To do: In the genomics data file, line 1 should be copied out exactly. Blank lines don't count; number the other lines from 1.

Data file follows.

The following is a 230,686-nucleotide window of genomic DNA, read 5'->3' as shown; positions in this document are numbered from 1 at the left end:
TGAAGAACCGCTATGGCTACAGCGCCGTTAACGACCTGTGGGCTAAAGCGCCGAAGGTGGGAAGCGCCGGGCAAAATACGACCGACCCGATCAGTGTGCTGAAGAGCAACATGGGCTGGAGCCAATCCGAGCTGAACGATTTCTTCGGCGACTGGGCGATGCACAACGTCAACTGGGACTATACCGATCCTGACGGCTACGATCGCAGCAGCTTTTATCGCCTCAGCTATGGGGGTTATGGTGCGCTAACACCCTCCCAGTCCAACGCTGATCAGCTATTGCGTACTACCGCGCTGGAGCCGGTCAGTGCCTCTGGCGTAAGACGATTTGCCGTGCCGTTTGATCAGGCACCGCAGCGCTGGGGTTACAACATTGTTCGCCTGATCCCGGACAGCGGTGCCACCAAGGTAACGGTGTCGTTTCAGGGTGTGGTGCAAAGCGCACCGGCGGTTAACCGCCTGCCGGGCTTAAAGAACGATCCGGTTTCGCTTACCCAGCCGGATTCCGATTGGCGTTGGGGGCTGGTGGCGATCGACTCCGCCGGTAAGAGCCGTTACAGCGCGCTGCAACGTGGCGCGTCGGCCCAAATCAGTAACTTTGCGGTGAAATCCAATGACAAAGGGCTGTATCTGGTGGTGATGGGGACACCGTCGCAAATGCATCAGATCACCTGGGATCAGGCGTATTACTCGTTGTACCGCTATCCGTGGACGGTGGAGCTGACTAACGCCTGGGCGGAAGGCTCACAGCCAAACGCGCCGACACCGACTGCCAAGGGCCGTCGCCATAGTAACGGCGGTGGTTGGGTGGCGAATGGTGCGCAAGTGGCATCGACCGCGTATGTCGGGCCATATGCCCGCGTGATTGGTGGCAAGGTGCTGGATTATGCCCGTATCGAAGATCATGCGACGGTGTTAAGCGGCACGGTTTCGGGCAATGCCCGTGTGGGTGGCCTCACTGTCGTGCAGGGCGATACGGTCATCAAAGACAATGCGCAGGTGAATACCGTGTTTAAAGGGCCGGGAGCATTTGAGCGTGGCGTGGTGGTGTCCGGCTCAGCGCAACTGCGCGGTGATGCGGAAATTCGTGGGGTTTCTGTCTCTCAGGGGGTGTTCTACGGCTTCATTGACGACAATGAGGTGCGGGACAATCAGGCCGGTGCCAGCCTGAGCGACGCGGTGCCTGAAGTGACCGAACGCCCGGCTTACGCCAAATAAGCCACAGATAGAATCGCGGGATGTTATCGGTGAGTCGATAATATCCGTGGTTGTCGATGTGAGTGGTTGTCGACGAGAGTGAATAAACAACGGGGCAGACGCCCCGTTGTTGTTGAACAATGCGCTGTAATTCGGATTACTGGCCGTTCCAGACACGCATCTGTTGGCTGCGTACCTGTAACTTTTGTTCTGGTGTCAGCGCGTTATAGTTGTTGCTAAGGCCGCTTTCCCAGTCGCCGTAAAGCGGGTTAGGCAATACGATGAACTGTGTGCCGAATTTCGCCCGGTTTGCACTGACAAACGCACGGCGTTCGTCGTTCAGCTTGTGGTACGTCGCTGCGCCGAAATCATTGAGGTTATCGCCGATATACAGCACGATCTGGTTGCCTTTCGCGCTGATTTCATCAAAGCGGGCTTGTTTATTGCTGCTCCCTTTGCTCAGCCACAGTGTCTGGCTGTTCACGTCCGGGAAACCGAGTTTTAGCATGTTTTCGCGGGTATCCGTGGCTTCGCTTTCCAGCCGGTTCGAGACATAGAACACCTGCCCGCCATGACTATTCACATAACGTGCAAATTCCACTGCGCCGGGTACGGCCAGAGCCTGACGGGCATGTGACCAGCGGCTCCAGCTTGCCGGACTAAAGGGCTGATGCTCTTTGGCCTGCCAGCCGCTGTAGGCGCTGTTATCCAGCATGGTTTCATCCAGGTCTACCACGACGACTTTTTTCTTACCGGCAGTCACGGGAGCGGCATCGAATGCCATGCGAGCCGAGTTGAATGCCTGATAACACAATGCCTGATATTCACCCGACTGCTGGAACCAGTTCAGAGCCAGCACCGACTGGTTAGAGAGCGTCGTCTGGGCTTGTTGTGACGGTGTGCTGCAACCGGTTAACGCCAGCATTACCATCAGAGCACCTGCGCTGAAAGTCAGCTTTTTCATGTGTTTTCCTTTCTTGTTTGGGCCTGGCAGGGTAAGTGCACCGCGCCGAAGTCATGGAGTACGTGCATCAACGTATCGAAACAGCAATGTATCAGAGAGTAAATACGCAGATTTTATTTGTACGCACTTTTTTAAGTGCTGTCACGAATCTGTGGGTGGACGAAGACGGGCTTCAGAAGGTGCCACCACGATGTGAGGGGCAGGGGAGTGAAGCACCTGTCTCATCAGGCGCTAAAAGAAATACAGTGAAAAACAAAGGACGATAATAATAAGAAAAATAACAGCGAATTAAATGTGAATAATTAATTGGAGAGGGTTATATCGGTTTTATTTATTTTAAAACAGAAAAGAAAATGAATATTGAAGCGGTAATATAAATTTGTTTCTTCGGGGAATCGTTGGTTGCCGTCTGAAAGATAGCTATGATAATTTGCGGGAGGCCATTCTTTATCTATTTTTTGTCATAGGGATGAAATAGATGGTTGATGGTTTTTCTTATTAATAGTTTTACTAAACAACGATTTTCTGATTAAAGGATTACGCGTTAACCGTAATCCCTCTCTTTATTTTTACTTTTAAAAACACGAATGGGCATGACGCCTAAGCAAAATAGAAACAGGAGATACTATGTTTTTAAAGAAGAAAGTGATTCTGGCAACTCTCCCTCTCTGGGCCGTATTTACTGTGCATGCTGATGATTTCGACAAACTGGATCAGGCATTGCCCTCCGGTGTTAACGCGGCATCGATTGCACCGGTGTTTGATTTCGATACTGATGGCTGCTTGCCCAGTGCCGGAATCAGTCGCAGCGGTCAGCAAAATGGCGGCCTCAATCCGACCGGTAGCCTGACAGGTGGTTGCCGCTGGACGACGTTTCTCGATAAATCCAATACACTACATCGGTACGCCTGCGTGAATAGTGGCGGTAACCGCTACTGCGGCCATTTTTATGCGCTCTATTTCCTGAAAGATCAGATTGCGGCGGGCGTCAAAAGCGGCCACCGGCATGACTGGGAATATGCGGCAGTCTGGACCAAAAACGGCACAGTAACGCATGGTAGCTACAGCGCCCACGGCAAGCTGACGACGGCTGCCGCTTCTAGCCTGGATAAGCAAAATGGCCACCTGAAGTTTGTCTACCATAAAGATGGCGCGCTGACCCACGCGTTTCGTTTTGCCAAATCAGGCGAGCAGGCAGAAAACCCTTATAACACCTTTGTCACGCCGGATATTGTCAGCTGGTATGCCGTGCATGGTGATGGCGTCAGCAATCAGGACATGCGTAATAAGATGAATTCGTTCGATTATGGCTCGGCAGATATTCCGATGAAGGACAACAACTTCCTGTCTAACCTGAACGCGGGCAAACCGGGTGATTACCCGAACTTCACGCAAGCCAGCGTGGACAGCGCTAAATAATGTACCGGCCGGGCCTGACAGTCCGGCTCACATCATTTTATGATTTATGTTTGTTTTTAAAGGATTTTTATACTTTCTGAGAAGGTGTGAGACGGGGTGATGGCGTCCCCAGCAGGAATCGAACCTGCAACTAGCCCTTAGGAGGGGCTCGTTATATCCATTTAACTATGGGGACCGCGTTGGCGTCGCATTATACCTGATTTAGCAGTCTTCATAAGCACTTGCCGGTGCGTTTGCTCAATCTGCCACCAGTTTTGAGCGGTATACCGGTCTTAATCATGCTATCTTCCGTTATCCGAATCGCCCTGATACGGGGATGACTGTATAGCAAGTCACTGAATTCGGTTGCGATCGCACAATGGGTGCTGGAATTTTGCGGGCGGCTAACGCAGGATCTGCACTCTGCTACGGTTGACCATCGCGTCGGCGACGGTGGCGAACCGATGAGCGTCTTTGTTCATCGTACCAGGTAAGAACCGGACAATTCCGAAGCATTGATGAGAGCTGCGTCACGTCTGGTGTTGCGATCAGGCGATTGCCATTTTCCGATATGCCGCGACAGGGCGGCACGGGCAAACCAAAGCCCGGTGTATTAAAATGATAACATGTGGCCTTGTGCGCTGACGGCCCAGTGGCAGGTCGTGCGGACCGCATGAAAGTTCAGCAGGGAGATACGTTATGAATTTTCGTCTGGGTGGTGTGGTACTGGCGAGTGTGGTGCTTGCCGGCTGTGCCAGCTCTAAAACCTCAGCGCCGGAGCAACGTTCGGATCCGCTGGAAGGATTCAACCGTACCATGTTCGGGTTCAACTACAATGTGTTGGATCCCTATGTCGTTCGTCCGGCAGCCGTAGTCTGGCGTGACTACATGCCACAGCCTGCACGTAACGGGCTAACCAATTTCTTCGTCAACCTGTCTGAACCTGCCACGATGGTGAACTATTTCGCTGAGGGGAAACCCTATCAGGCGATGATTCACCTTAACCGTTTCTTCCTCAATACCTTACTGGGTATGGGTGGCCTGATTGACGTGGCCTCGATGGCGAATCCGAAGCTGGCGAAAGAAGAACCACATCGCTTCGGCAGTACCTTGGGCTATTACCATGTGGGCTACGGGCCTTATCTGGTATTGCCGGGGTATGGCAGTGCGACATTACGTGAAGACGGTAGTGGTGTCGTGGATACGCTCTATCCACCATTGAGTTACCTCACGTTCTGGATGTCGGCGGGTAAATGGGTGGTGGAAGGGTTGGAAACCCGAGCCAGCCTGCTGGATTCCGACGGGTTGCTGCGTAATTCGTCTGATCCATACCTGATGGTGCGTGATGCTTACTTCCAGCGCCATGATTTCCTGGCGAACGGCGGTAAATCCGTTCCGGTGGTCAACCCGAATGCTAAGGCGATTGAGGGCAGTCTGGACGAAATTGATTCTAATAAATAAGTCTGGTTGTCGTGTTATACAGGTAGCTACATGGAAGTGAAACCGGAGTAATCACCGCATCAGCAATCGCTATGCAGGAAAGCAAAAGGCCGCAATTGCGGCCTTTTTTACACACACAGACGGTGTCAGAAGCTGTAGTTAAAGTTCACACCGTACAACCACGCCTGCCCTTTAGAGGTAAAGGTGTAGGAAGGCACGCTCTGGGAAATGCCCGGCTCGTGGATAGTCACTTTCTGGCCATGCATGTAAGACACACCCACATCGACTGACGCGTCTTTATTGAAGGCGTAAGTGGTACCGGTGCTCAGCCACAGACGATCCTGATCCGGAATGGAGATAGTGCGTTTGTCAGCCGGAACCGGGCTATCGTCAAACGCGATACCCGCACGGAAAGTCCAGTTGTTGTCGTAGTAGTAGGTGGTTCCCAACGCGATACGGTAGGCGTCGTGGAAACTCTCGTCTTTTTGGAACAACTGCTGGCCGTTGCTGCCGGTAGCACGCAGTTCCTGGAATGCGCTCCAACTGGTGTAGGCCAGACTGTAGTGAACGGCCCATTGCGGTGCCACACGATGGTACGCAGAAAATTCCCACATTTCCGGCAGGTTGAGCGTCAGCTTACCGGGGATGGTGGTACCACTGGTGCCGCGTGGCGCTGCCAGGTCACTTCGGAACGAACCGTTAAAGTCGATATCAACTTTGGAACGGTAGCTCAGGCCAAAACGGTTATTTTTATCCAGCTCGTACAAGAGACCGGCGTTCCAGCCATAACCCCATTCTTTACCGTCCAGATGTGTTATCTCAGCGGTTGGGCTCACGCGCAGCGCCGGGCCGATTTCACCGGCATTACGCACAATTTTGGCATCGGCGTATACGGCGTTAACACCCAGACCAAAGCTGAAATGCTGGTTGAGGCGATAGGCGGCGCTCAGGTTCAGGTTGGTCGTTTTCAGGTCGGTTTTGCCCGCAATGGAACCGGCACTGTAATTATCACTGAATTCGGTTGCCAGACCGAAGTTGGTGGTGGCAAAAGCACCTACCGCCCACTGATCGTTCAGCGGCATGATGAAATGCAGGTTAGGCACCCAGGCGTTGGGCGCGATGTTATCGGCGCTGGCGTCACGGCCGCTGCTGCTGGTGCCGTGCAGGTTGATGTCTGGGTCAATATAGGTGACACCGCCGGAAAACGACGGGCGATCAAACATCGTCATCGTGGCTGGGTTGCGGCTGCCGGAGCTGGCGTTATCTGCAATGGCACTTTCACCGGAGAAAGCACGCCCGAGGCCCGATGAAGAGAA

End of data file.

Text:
The following is a 230,686-nucleotide window of genomic DNA, read 5'->3' as shown; positions in this document are numbered from 1 at the left end: